"…rising interest rates have been advertised for so long and in so many places that anyone who has not appropriately hedged this position by now obviously is desirous of losing money.''
- Alan Greenspan
It's certainly not news that interest rates throughout much of the developed world remain near historically low levels. And yields aren't just low. They are also significantly below equilibrium rates - the level where rates should be, given normal fiscal and monetary factors. These factors include a global economy that continues to mend, albeit slowly, along with money printing (Quantitative Easing) by central banks around the world that is likely to be inflationary at some point.
The slowly improving global economy should put upward pressure on real interest rates. Quantitative Easing and similar measures by other central banks should put upward pressure on nominal interest rates (the inflation premium on top of real interest rates). So with rates historically low, and arguably lower than they should be, isn't it obvious that yields have to go up significantly? Not necessarily.
Fed on hold
For starters, the Fed is likely to be on hold for some time. It has targeted 6.5% unemployment and/or 2.5% inflation as inflection points to begin withdrawing monetary stimulus. Also, despite some dissent, it is likely that the FOMC will remain "behind the curve" in terms of allowing more inflation when it does finally arrive.
While everyone seems to agree that rates are going higher, it's not clear which fundamental factors are likely to drive this change:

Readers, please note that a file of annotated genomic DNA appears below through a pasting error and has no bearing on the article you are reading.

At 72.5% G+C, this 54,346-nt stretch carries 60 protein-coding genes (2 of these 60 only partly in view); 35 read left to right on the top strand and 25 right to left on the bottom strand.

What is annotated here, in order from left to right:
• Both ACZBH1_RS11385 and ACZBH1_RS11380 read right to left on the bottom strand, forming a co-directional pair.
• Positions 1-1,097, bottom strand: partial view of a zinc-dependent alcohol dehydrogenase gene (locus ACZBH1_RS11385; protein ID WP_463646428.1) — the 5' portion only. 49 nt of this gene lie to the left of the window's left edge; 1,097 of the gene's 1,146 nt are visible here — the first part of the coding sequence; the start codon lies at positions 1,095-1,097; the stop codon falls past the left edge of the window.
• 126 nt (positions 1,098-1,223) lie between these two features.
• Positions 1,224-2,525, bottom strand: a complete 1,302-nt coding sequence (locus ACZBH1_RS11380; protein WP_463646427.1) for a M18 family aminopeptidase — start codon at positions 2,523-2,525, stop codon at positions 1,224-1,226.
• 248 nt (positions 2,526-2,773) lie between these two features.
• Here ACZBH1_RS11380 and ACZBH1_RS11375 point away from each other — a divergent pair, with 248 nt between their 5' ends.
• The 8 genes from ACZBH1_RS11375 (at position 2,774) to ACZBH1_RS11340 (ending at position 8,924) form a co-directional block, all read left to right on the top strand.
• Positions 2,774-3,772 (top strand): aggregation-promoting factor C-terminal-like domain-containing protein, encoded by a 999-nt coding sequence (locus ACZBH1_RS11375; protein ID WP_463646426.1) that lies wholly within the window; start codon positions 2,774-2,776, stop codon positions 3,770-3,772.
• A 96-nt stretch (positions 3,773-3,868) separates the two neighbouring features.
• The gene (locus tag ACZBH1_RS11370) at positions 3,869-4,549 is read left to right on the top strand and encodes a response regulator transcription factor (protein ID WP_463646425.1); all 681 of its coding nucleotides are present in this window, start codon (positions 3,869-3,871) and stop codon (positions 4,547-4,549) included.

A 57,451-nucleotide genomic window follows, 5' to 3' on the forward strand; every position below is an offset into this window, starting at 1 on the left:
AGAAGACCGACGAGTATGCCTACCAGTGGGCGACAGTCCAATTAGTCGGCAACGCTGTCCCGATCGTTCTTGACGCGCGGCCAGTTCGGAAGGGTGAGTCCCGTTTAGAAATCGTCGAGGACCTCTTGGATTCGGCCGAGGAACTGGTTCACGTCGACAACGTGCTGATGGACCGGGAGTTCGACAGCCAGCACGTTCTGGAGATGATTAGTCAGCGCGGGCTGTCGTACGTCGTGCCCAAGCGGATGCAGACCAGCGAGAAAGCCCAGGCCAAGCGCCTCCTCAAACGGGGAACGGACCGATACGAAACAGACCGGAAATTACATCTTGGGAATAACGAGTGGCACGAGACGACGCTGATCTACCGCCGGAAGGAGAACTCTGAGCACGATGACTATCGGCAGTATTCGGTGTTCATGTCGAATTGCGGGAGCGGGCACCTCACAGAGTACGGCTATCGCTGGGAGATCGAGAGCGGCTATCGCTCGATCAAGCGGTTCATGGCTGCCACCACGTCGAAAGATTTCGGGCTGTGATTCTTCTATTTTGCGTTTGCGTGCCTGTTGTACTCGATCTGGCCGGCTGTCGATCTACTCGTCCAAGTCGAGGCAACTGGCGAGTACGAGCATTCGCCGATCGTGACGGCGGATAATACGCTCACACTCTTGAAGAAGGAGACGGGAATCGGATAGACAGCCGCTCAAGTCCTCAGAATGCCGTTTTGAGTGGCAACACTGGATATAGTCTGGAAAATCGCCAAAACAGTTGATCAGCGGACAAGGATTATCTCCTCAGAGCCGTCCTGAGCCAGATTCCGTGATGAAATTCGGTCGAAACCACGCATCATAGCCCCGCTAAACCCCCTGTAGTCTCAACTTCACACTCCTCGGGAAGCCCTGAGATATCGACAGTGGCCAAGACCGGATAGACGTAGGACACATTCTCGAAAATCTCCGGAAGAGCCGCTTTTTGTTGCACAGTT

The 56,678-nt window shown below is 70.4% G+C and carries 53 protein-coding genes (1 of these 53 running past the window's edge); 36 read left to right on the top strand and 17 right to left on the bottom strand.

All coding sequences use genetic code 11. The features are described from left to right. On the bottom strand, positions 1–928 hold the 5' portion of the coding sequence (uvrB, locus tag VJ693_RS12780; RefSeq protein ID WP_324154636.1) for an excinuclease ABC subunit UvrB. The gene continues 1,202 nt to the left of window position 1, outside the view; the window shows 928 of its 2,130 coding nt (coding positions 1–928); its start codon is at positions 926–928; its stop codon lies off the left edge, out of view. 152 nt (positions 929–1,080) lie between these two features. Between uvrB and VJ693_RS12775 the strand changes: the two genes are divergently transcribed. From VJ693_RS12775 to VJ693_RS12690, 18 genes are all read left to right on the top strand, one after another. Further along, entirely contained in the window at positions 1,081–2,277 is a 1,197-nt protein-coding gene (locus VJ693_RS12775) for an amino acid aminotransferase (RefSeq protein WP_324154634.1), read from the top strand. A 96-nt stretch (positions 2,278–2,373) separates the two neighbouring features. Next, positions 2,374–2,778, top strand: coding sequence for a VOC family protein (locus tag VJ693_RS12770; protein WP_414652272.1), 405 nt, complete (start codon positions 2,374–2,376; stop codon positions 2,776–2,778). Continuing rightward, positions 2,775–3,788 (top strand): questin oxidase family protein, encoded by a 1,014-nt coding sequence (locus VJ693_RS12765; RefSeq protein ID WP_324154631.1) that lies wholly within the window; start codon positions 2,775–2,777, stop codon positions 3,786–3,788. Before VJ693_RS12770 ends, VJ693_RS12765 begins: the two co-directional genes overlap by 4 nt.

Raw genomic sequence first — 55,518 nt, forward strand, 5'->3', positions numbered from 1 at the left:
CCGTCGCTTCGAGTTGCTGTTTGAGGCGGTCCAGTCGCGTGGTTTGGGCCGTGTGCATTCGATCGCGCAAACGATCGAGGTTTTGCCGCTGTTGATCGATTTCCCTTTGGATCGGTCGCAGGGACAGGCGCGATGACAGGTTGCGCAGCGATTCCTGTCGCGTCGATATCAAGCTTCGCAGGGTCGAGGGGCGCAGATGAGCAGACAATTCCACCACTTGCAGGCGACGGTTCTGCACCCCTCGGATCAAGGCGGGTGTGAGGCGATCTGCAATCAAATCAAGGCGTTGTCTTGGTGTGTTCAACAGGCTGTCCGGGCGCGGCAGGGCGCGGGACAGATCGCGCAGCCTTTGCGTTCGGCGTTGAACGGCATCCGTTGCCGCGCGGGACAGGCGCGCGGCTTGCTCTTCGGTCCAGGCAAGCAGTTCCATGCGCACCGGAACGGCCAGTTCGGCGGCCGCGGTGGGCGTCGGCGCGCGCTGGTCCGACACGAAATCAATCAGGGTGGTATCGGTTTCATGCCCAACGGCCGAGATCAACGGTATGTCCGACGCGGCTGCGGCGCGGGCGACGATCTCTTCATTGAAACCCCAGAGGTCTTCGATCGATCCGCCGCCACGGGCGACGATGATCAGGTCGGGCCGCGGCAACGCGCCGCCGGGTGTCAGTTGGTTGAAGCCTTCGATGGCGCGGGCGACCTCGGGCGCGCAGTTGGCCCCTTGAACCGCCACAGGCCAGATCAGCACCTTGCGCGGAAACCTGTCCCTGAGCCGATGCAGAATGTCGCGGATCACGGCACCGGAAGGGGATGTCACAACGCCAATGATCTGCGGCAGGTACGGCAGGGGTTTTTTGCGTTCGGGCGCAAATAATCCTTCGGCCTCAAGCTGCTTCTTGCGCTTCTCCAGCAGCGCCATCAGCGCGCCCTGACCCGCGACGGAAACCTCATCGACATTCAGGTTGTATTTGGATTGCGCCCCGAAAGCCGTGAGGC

Ø Tighter monetary policy from central bankers? Not likely any time soon.
Ø Higher real interest rates driven by strong global growth? Not likely with the U.S. in a sub-2% GDP quagmire (-0.1% for Q4) and Europe still in recession.
Ø Higher inflation rates from Quantitative Easing? Not likely given little organic demand, high unemployment (i.e., minimal wage inflation) and the fact that most of the money that's been printed remains on bank balance sheets rather than sloshing around in the economy.
So while interest rates are low - probably too low - it's no slam dunk that they're going up soon, or significantly. Herein lies the irony of the Greenspan quote above. He offered this warning in 2004 - over eight years ago -when the U.S. 10-Year Treasury was still near 4%. Apparently rising interest rates are not as "obvious" as we think. Just ask the Japanese. Their 10-year yield has been below 2% for over 15 years.
To be sure, interest rates are going to rise at some point. However this sell-off in bonds may not be as imminent as some portray. The yield curve remains relatively steep, so the cost of simply shortening duration and accepting lower yield is fairly high. Moving money from bonds to cash to avoid the "bond bubble" is a costly waiting game. This leaves investors with a poor set of choices when rates do eventually climb:
- Stay in bonds and incur losses
- Sell bonds and move into much more volatile equity assets
- Sell bonds, move to cash and incur the opportunity cost of lower (near 0%) yields
But these aren't the only choices. In fact, there are some steps investors can take to maintain a fixed income allocation while mitigating interest rate risk and generating a level of income. More detail on that in my next column.
Disclosure: I have no positions in any stocks mentioned, and no plans to initiate any positions within the next 72 hours. I wrote this article myself, and it expresses my own opinions. I am not receiving compensation for it. I have no business relationship with any company whose stock is mentioned in this article.